The Sun got it right in its recent editorial entitled "Dollars and scents," (June 1) discussing the economic impact of the declining health of our harbor and our bay.
As algal blooms and resulting fish kills happen year after year, citizens and regulators start to think that it's a normal phenomenon, caused only by high temperatures and extreme weather events. But we cannot pretend that this is normal, particularly when the science presents an urgent situation.
Once the recent algal bloom began, the water samples taken in the harbor showed an increase in levels of chlorophyll and nutrients. As the algae then decomposed, samples showed a drastic decrease in levels of dissolved oxygen, down to zero in many locations. This dead zone resulted in the belly-up fish and crabs that we observed during Memorial Day weekend.
Just as the people of Baltimore thought they had finally gotten past the fish kill, we spotted a massive sewage spill in the Inner Harbor this week. Pedestrians, boaters and anyone looking out onto the Inner Harbor could not ignore the putrid scent of sewage and the gray-colored water. Early data shows high levels of ammonia — a known indicator for sewage contamination.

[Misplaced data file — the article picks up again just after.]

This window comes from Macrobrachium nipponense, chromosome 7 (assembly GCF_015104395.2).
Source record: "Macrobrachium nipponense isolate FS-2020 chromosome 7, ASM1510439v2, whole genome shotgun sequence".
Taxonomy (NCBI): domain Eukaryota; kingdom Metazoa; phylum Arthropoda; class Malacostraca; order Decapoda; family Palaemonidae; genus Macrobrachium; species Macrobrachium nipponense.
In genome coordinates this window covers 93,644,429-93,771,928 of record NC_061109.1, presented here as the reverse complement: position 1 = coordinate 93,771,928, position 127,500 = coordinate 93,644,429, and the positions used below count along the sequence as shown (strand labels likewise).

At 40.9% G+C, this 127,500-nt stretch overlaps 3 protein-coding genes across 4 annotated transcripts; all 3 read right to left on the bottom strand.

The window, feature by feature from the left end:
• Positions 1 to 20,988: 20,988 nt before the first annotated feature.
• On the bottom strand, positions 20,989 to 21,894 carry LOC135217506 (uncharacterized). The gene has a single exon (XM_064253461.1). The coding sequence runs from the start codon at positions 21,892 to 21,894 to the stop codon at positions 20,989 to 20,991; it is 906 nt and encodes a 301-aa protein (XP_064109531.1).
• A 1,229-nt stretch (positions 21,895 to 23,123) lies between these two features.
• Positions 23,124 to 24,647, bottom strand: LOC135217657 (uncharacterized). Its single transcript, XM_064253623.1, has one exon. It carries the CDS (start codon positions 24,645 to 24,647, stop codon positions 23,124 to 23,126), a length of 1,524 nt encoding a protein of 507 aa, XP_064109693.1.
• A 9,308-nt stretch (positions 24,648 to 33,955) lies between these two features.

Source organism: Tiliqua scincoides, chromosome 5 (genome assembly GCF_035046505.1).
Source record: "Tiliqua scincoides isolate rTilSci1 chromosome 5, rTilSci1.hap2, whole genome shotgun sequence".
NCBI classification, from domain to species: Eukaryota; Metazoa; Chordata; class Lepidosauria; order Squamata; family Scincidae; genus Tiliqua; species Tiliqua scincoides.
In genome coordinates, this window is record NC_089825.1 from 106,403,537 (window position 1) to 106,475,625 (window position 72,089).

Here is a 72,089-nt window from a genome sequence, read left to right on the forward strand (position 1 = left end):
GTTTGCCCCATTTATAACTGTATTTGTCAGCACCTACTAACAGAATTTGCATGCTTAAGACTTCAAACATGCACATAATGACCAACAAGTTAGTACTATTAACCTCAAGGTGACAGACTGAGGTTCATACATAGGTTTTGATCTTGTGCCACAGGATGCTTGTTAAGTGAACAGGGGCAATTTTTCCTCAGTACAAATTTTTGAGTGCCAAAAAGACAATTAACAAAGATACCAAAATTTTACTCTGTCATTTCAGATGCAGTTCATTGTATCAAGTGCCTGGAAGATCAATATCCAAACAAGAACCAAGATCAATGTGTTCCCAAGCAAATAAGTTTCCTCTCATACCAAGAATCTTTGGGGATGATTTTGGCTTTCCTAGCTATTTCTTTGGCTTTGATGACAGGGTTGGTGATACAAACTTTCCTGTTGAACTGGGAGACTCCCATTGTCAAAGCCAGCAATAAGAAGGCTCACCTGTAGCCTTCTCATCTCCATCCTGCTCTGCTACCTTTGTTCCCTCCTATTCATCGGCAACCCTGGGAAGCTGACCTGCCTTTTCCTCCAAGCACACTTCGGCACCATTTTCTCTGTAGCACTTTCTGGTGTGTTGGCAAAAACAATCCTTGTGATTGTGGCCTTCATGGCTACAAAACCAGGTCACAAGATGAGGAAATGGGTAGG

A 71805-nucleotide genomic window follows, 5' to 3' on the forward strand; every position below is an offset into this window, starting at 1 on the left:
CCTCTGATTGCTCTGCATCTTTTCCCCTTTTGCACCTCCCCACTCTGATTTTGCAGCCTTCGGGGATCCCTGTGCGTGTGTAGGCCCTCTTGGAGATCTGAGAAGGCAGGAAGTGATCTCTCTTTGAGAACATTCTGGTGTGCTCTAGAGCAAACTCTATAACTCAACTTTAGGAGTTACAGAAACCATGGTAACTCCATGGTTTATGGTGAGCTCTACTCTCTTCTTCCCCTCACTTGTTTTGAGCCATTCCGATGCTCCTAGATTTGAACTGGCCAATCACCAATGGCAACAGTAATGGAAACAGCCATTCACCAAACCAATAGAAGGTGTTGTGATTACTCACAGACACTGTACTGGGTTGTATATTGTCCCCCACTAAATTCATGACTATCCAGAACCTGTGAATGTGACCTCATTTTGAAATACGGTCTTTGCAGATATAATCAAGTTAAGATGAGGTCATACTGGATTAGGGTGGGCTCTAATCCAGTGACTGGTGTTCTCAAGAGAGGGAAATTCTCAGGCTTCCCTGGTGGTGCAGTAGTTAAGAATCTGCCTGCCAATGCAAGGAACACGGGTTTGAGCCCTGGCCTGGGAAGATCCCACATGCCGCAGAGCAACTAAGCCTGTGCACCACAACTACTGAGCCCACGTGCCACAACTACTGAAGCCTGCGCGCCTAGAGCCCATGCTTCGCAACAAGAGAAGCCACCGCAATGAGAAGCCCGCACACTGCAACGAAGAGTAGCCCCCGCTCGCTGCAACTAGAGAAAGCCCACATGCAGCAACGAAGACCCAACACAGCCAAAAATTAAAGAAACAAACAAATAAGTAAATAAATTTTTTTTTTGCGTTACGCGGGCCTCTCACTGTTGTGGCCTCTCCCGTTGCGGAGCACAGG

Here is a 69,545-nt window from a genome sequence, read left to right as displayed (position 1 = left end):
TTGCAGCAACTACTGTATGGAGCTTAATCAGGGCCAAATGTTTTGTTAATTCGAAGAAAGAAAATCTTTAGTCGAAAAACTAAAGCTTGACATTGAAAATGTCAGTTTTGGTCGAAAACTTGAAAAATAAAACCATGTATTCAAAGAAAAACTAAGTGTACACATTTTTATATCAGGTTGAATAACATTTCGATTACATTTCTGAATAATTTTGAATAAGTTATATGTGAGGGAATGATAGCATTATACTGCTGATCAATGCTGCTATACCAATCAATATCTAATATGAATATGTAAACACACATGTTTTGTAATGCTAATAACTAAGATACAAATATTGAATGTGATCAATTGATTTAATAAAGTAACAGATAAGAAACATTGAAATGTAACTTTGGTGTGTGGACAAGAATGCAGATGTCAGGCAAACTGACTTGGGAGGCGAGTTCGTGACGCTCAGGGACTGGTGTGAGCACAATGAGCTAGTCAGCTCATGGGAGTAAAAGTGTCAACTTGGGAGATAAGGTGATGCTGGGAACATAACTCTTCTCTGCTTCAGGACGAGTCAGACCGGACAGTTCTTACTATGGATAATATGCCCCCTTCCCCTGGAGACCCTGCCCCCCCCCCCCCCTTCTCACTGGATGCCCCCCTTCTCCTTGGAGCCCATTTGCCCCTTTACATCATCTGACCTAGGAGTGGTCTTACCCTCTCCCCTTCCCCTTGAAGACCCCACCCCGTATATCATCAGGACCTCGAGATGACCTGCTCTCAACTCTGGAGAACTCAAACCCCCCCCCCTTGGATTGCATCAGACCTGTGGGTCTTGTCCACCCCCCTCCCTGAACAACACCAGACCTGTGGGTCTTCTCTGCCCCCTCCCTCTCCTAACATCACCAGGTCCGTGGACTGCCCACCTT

When MayorStephanie Rawlings-Blakeand Gov.Martin O'Malleykicked off the city's Star Spangled Sailabration recently, no one acknowledged the sewage-filled water directly behind them. No one mentioned the high levels of bacteria and toxic pollutants found in sewage or the health threats they impose when people contact the water.
The health of our families and our economy both depend on the health of our harbor. We must let the science dictate all policy and decision-making regarding our waterways, including the pollution diets regulating the harbor and Chesapeake Bay. The public must be informed when there is unhealthy contamination in our waterways.
We cannot continue to ignore the obvious signs, especially when the data — and the smell — speak for themselves.
Tina Meyers, Baltimore
The writer is Baltimore Harbor Waterkeeper.